Australian Prime Minister announces there will be a Royal Commission into the Financial Services Industry
Mr Turnbull says Australia's financial system is admirable but there have been instances of poor practice.
Consumers must be protected, Mr Turnbull says, and the financial services sector must remain stable.
Do you agree with the Government's decision?
No, dont agree, Most likely it will end up putting more red tape, more paperwork. What they need to do instead is to have every sales person undergo a course in Ethics & Empathy. It will have much more positive outcome on the results.
A Royal Commission will cost a mountain of cash, but it will be money well spent if the findings and recommendations are sensible and add to the value of the services provided across the board to clients. And I doubt very much that this will take place.
Let me provide an example of something that is neither sensible nor adds value. On 1 July 2016 some moron decided that Chartered Accountants (who need to study for around 8 years to get their designation) are not sufficiently qualified to provide advice to their clients on matters pertaining to superannuation, such as whether to commence or commute a pension, open a SMSF etc.
This meant that for a whole bunch of stakeholders the person probably best placed to provide advice across a range of inter-connected matters, such as tax, retirement, asset-protection, estate-planning, retirement planning and the like was not able to advise on one key element of this broad issue.
That means that in many cases, the client will go to their CA or CPA for MOST of their advice, because they understand the "whole picture" and are able to view strategies holistically, so as to advise on the effects across many areas.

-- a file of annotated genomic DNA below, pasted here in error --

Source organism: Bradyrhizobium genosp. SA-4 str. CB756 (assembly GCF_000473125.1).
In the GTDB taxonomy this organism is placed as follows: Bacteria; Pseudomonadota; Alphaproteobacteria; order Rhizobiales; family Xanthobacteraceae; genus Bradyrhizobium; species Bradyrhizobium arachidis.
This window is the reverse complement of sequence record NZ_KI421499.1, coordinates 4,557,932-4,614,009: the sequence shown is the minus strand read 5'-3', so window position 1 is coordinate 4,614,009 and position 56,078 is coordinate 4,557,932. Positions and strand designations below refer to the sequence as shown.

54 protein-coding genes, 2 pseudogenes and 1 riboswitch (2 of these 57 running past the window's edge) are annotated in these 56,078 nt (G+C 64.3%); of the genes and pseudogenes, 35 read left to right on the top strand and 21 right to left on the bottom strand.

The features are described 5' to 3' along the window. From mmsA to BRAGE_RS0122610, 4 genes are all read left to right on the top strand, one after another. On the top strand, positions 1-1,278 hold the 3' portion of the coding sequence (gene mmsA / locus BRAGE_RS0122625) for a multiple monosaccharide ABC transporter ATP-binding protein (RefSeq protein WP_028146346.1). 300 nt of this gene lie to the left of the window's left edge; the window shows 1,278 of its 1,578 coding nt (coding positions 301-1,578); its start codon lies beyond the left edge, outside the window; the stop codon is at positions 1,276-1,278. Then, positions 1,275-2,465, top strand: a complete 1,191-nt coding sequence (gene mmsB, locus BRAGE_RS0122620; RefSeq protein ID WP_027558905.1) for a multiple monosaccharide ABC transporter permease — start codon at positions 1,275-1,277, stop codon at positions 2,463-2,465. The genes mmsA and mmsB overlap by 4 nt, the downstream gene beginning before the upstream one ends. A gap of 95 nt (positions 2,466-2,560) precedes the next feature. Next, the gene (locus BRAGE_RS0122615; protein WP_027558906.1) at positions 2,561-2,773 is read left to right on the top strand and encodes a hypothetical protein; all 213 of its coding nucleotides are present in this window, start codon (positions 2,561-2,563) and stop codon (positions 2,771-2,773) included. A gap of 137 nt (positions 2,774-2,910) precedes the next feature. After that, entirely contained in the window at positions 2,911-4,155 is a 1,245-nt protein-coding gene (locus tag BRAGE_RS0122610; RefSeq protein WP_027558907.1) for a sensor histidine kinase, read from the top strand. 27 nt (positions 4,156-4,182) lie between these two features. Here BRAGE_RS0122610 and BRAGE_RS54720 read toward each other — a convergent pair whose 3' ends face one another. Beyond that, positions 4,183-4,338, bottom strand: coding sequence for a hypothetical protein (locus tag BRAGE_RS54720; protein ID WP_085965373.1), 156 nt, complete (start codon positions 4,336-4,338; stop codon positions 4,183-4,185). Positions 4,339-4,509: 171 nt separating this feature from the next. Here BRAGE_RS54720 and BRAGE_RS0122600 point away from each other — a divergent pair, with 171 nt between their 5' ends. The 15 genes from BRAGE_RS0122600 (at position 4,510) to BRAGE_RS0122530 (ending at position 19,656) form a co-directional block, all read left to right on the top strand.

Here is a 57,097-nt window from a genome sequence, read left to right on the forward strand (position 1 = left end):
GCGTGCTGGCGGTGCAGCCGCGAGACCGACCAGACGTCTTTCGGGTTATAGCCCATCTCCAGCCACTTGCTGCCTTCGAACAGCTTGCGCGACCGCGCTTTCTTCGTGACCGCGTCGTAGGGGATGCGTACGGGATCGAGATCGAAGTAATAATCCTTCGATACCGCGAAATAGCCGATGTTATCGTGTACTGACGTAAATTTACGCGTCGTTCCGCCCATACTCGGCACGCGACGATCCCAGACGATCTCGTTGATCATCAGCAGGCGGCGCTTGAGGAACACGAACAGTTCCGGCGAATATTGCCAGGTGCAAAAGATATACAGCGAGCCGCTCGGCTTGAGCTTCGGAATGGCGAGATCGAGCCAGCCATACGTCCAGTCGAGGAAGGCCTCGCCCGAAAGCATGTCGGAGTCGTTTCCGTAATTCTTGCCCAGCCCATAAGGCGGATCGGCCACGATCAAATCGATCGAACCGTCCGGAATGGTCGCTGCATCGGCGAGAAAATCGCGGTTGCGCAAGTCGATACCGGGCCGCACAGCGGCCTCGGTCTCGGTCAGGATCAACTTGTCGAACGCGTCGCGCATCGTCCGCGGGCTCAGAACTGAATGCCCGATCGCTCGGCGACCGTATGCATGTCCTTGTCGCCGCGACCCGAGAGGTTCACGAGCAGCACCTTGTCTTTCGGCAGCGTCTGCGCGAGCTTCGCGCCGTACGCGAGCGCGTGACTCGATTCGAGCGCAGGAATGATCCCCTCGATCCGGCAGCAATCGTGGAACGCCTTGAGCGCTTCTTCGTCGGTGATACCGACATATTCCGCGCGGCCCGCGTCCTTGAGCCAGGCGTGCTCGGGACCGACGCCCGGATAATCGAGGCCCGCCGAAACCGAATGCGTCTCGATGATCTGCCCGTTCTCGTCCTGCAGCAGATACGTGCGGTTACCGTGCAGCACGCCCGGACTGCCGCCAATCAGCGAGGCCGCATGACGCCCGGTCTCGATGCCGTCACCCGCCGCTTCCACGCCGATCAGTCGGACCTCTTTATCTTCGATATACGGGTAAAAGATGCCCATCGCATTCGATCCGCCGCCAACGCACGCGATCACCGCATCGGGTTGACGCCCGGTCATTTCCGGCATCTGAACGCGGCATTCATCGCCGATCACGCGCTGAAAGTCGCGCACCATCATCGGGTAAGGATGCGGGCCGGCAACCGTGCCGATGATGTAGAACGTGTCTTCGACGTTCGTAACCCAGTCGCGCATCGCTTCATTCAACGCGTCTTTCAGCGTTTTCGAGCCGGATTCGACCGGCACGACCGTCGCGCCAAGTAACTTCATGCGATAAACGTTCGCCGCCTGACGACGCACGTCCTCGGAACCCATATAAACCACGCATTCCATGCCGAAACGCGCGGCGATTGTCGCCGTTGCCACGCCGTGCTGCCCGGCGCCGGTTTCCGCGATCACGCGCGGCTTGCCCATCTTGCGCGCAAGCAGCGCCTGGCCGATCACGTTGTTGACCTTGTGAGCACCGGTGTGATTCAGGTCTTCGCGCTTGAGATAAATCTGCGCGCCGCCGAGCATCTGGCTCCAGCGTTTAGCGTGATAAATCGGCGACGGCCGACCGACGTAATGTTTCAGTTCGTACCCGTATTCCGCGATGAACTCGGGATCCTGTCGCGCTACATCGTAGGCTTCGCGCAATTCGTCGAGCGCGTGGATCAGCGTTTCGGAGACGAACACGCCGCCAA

Then the client will have to go to a potentially unrelated financial planner, who may or may not have any expertise in the wider areas addressed by the CA. This advice may or may not take into account the other factors or flow-on effects of a particular strategy.
If the client is fortunate, the planner and the accountant will work together and collaborate to provide the best outcome for the client. This is by no means guaranteed, because accountants and planners do not always agree, or are nervous about sharing information, or a frightened of losing the relationship.
So the net result in many cases is:
a) not optimal for the client, and
b) more expensive
net result: no increase in the benefit provided to the client, however almost guaranteed to cost more.
So, forgive me if I seem cynical here, but I doubt that any Royal Commission will result in an improvement of the situation, unless the terms of reference take into account the need to provide to the client the most sensible outcome.
The banks tell us they have nothing to hide so a Royal Commission will be a waste of time. I am not so sure. The banks won’t have teams of lawyers and advisors drafting polished responses to requests from government and regulators. Instead, existing and former executives are going to need to face a grilling in a court-like atmosphere. History tells us that there are going to be things uncovered that the banks have been sitting on. This will be interesting!
Although I feel that a RC is not the right approach and that the FSI undertakings are cheaper and quicker to do and look at bit-sized pieces rather than one large expensive lump, but so long as the terms of reference and the undertakings of the commission do not overlap what is already being done by ASIC / APRA / Treasury, then if it only runs 12 months albeit this yet to be determined by the Commission as they have an overriding position on how long this will take so its not the governments decision, then maybe it will uncover other issues that as yet have not been dealt with and potentially buried. Time will tell its value or not. Pete White FBAA